Made it so that you could hardly do anything bad.
I wish that you were here so that I can tell you,
that life is merely a wild, hectic ride no matter what you do.
And with a quiet strength, you ruled yourself with a gentle hand,
Always mentally prepared for the task at hand.

Your strength and power came from that of same heart,
Sometimes even the best of us need from time to time to fall apart.
Rebuild, restructure, and reconvene,
And continue asking the questions about the meaning of life.
What is it all mean?
Your future burned bright,
Like a nuclear candle.
There isn’t a damn thing in the universe you couldn’t handle.
A mind and heart as strong as crucible steel.
Yet somehow, you still allowed yourself very much to feel.

My world won’t be the same without you in it,
So many ideas that run through my mind,
Now all of that, I don’t even know where to begin it.
I look forward to all of the trials I’d help usher you through,
now there are days that I just don’t know what to do.

I wrote this piece the way I did for your love of rhyme,
Just so I could say this isn’t goodbye, brother…
But until next time.

I love you and miss you, dude. I don’t know what life has planned for me, but if there is some sort of afterlife, I hope to see you again.

Lent Post #17: Code of the Samurai

Bushido Kanji

Justice!
Courage!
Benevolence!
Courtesy!
Honesty and sincerity
Honor!
Loyalty!
Self-control!
These are the virtues I live by,
Or at the very least I humbly try.
But sometimes it’s harder than you might think.
Now listen carefully, don’t even blink!
Because you see these virtues became twisted in my heart,
To the point that they nearly tore me apart.
Wrapped in this cloak, I wore a shield of anger.
It was to protect you from my sadness…
I wanted to push you away,
So I could stay true to the code.
Never letting anyone into my sacred abode.
I thought it was to protect me from you,
But it was to protect you from me.
I never ever wanted you to see,
The mangled mess that you called me.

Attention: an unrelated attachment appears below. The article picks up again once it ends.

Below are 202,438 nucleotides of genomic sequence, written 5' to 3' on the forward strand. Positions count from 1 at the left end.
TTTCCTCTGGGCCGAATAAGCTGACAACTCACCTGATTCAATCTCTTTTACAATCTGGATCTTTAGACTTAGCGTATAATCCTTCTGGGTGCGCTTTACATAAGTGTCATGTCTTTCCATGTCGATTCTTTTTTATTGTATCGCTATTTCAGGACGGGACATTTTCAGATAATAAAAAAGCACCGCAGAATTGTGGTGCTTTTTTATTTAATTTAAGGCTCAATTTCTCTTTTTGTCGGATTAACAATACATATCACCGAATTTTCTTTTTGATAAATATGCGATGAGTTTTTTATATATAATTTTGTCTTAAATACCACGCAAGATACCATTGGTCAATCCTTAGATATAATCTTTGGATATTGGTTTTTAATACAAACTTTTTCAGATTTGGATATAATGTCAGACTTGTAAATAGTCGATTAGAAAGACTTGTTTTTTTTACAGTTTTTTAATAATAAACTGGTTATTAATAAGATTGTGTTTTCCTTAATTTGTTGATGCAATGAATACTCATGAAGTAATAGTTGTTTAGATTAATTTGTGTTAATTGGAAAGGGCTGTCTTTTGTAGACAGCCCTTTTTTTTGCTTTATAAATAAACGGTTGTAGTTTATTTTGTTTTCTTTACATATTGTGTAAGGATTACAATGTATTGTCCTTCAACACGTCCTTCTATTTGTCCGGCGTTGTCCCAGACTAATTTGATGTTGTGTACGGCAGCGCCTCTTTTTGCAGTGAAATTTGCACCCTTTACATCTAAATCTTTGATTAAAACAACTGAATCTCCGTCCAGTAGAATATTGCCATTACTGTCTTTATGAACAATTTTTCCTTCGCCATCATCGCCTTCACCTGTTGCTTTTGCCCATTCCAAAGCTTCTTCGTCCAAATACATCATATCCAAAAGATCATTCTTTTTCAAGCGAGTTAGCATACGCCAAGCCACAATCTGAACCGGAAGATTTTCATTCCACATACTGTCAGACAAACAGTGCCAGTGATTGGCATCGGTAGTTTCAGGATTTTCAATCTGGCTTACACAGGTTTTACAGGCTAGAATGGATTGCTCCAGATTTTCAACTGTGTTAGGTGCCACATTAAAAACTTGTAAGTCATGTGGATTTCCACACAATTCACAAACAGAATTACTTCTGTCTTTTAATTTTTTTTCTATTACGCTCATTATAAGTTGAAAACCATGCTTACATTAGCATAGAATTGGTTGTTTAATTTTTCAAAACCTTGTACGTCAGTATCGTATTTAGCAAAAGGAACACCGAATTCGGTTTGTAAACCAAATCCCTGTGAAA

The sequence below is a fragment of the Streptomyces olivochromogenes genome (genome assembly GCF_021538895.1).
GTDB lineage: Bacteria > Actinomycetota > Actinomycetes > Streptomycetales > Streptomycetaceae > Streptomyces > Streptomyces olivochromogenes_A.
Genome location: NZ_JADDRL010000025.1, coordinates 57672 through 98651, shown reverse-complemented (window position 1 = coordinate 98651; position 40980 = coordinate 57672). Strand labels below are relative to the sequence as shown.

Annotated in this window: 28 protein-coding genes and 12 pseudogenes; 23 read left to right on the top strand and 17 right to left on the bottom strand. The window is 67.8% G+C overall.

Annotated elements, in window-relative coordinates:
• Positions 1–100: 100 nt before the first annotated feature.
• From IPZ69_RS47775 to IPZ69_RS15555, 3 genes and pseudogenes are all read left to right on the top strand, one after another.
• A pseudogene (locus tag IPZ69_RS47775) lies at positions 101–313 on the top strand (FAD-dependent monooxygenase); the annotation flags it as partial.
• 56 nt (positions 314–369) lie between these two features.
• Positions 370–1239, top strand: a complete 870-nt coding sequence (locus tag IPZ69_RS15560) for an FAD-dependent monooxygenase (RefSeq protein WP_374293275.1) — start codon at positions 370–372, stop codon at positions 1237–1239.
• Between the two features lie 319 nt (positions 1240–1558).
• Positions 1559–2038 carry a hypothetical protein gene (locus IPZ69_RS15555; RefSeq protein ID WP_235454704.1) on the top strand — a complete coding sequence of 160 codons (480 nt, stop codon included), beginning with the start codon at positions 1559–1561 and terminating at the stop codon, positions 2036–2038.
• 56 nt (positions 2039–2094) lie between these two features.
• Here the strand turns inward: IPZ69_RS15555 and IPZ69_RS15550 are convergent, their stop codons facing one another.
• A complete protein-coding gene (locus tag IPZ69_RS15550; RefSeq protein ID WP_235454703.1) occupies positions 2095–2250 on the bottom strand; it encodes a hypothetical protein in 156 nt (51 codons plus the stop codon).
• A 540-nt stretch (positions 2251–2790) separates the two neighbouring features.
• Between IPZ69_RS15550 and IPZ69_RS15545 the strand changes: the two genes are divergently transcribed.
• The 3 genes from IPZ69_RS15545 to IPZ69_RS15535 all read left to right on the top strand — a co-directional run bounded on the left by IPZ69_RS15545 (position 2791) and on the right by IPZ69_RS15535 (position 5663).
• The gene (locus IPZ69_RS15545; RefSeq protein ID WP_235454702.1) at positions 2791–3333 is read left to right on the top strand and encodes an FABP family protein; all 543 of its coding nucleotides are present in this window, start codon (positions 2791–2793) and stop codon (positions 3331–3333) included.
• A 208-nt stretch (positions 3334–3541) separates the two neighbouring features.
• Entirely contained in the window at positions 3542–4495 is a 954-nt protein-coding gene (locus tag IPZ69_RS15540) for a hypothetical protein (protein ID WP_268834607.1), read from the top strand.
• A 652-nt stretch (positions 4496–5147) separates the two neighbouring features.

I wanted you to think I was an angel with wings to fly!
With uncanny abilities that no one can deny…
I wanted to think of myself in the following way,
Now sit back and take an earful and hear me say:
“Some days, some nights.
Some live, some die.
In the way of the samurai.
Some fight, some bleed.
Sun up to sun down.
The sons of the battle cry!”
But I see now that was just a mask,
A shiny veneer,
All to keep myself from looking in the mirror,
But now I know what it all means…
So that before I die,
I can truly say,
That I lived by the code of the samurai…

Lent Post #16: Why do philosophers make unsuitable life partners?

Philosophy plus love?

I’m going to share a piece that was posted by one of the many interesting Facebook pages which I follow on a regular basis. The article was originally posted on the Guardian website and can be found here. After the body of the article, you will find my original and unedited reply that I posted to the article. I hope, that someone out there finds it interesting. You can find the page on Facebook through which I originally encountered the article on The Mindless Philosopher

It is said that on a trip to the US in the 1920s a German sociologist was astonished at the domestic arrangements of his American colleagues. How can you get any serious work done, he asked, without servants? The duties of a spouse and parent apparently do not sit well with deep thought and research, unless eased by paid help.

This makes me wonder whether “parentism” might be a problem to consider alongside sexism, at least in certain branches of academia. The two often go together, but they need not. Consider the student parlour game of puzzling over who among the major philosophical thinkers had a conventional home life.

In the ancient Greek world, Socrates was married with children but never got round to writing anything down. Plato, as far as we know, never married. Aristotle did marry, and one of his major works, The Nicomachean Ethics, is named after his son. But in later centuries the record is astonishing.

One hypothesis is that domestic bliss dulls the philosophical edge
St Augustine (“grant me chastity, but not yet”) fathered an illegitimate child, but then became a celibate priest. Aquinas and the philosophers of the middle ages were all churchmen. In the 17th and 18th centuries, virtually all of the canonical figures were domestically unconventional. Hobbes, Locke, Hume, Adam Smith, Descartes, Spinoza, Leibniz, Kant and Bentham all went unmarried. Bishop Berkeley married late but had no children. Jean-Jacques Rousseau eventually married his lover Thérèse Levasseur, but abandoned all of his five children to foundling homes. This did not stop him writing a treatise, Emile, on the proper upbringing of children.

Closer to our own time, John Stuart Mill married late in life and had no children of his own. Schopenhauer, Kierkegaard, Nietzsche, Sartre and Wittgenstein were all unmarried and childless. Marx gave up philosophy, turning to economics and politics, when his children were still young.